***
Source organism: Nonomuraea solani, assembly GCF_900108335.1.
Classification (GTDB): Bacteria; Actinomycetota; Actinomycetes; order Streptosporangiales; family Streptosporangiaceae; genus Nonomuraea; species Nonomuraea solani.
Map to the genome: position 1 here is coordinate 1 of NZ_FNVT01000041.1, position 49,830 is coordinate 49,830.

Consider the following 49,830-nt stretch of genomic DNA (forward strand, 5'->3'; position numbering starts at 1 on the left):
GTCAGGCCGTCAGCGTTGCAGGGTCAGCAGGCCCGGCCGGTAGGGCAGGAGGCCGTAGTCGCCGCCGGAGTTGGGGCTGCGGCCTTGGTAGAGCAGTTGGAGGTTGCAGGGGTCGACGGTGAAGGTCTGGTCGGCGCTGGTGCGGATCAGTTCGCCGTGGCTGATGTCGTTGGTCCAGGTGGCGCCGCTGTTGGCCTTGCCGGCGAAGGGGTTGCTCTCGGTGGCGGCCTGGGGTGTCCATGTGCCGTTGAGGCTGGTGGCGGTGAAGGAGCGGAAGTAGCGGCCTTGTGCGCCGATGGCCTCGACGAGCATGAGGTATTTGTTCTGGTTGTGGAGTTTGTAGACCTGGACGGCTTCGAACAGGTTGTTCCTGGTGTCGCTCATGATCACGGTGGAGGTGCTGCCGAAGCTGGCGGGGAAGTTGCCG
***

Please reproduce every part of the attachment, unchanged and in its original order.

Source organism: Nonomuraea solani, assembly GCF_900108335.1.
Classification (GTDB): Bacteria; Actinomycetota; Actinomycetes; order Streptosporangiales; family Streptosporangiaceae; genus Nonomuraea; species Nonomuraea solani.
Map to the genome: position 1 here is coordinate 1 of NZ_FNVT01000041.1, position 49,830 is coordinate 49,830.

Consider the following 49,830-nt stretch of genomic DNA (forward strand, 5'->3'; position numbering starts at 1 on the left):
GTCAGGCCGTCAGCGTTGCAGGGTCAGCAGGCCCGGCCGGTAGGGCAGGAGGCCGTAGTCGCCGCCGGAGTTGGGGCTGCGGCCTTGGTAGAGCAGTTGGAGGTTGCAGGGGTCGACGGTGAAGGTCTGGTCGGCGCTGGTGCGGATCAGTTCGCCGTGGCTGATGTCGTTGGTCCAGGTGGCGCCGCTGTTGGCCTTGCCGGCGAAGGGGTTGCTCTCGGTGGCGGCCTGGGGTGTCCATGTGCCGTTGAGGCTGGTGGCGGTGAAGGAGCGGAAGTAGCGGCCTTGTGCGCCGATGGCCTCGACGAGCATGAGGTATTTGTTCTGGTTGTGGAGTTTGTAGACCTGGACGGCTTCGAACAGGTTGTTCCTGGTGTCGCTCATGATCACGGTGGAGGTGCTGCCGAAGCTGGCGGGGAAGTTGCCG